Abu Dhabi: The last thing that a poor Egyptian couple was expecting to handle was not one, two or three, but six newborns.
Sayed Mohammad, 37, and Soraya Foully, 32, were initially relieved to hear that Soraya was finally pregnant after 12 years of trying, and with the help of a hormone injection therapy — which helps hyper-stimulate the ovulation process, thus increasing chances of fertilisation.
The couple's excitement was short-lived however, after a doctor told Soraya that she was carrying sextuplets.
Mohammad who earns Dh2,000 from working as a driver, became concerned with the financial burden ahead of him.
After being separated by distance during 13 years of their marriage, Mohammad decided to bring his wife from Egypt, to live with him in Abu Dhabi. The family lived in an old one bedroom apartment with a shared bathroom on Airport road for almost one and a half years. Both Mohammad and Soraya lived on Dh500 a month, since Dh1, 500 went on rent.
"We got tired of living away from one another due to my financial situation. We also felt that it would help us get kids faster. Shortly after our decision, we were told that our building will get knocked down, which forced us to leave about the same time we found out Soraya was pregnant with sextuplets."
Since her pregnancy, Soraya and her sextuplets who were all born prematurely at seven months, resided in the hospital, while Mohammad found refuge in various friends' homes.
"I have no idea how I will find an affordable flat for my wife and our six babies. I am not even allowed to give my children health insurance by law because I earn less than Dh5,000," said Mohammad.
Following a series of medical procedures at the Corniche Hospital, Soraya gave birth to the sextuplets on October 12th in the hospitals neo-natal intensive care unit. They are considered the first sextuplet's to be born in the capital city, and one of only a handful recorded in the region.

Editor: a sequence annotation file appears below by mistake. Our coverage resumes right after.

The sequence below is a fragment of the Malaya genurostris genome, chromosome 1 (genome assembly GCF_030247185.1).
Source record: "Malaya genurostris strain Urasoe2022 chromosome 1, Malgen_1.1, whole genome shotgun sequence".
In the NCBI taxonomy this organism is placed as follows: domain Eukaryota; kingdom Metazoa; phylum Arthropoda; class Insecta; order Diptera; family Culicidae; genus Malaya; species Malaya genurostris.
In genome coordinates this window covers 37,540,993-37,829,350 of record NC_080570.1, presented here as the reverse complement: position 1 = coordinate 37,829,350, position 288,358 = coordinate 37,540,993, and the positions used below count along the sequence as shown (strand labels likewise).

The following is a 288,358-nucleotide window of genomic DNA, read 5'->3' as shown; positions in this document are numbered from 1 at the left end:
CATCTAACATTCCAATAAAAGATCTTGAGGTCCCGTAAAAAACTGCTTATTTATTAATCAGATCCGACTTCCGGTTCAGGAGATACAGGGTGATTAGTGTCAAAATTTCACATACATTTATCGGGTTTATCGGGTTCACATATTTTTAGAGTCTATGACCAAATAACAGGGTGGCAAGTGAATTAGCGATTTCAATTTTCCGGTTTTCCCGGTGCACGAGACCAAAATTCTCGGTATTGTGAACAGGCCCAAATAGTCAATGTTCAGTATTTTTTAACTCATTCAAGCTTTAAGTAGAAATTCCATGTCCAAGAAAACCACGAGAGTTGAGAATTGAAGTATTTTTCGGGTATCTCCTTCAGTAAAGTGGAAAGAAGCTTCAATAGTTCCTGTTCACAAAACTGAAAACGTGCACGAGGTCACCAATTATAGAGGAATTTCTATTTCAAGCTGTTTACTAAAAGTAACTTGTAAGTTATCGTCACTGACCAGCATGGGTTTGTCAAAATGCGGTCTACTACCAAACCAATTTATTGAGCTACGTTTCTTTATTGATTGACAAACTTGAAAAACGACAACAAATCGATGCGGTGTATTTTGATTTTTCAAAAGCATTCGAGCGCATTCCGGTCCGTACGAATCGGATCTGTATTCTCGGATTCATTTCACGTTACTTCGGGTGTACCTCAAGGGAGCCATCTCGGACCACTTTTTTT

A team of 30 clinicians were involved in delivering all six babies — three boys (Mohammad, Ahmad, Khalifa) and three girls (Israa, Sara, Donia) — who are currently under continuous monitoring at the hospital, while post-delivery examinations are being conducted. The smallest baby, Sara weighs 800 grammes, and the biggest, Donia, weighs one kilogramme. When Gulf News visited the family in the hospital, there were only five of the babies. The sixth baby, Khalifa, was said to be recovering from abdominal surgery in another hospital.
The family did not say what sort of abdominal complications Khalifa had, but confirmed that he is in a stable condition and will be fine. "However his surgery will cost us a lot of money,," said the father. During the delivery, Soraya developed gestational diabetes, dehydration and bleeding.
"I was asked not to move or walk during the first three months of the pregnancy," she said.
Even though Soraya and her sextuplets are ready to go home, the hospital agreed to keep them in the hospital till they find their own accommodation. "My husband and I need at least Dh11, 000 a month to take care of the [sextuplets]. I'd like to return to Egypt, so that my family can help me with the [sextuplets], but cannot afford the plane tickets. When we were first told I was pregnant with sextuplets, the last thing we thought about was money; we were relieved that God responded to our prayers, and still are, but now we realise that we have a huge problem ahead of us," the mother said.
Procedure: Hormone treatment
Hormone injection therapy requires careful medical supervision and should only be done by an infertility specialist who is experienced and trained in the use of follicle-stimulating hormone (FSH), which is a hormone which travels from the pituitary gland to the ovary, telling the ovary to grow and mature eggs each month.
It is the most powerful and reliable treatment for patients with ovulation disorders. Pregnancy rates of up to 15 to 20 per cent per treatment cycle can be expected. The overall pregnancy rate for patients who need and use this treatment is between 60-70 per cent per patient.
Multiple gestation: High risk and rare
Dr Judy Lee, Chief Medical Officer of Corniche Hospital, while speaking to Gulf News about the sextuplets, says: "These babies fall under the category of higher order multiple gestation, which carry a high risk and are rare. These babies required a highly specialised neonatal intensive care unit, which was provided for them at the hospital." In a general statement, Dr Lee called the procedure "the most complicated and rare of deliveries." She added: "All six of the children are said to be in a stable condition, and without any observable birth defects. The mother is back on her [feet] and with her husband."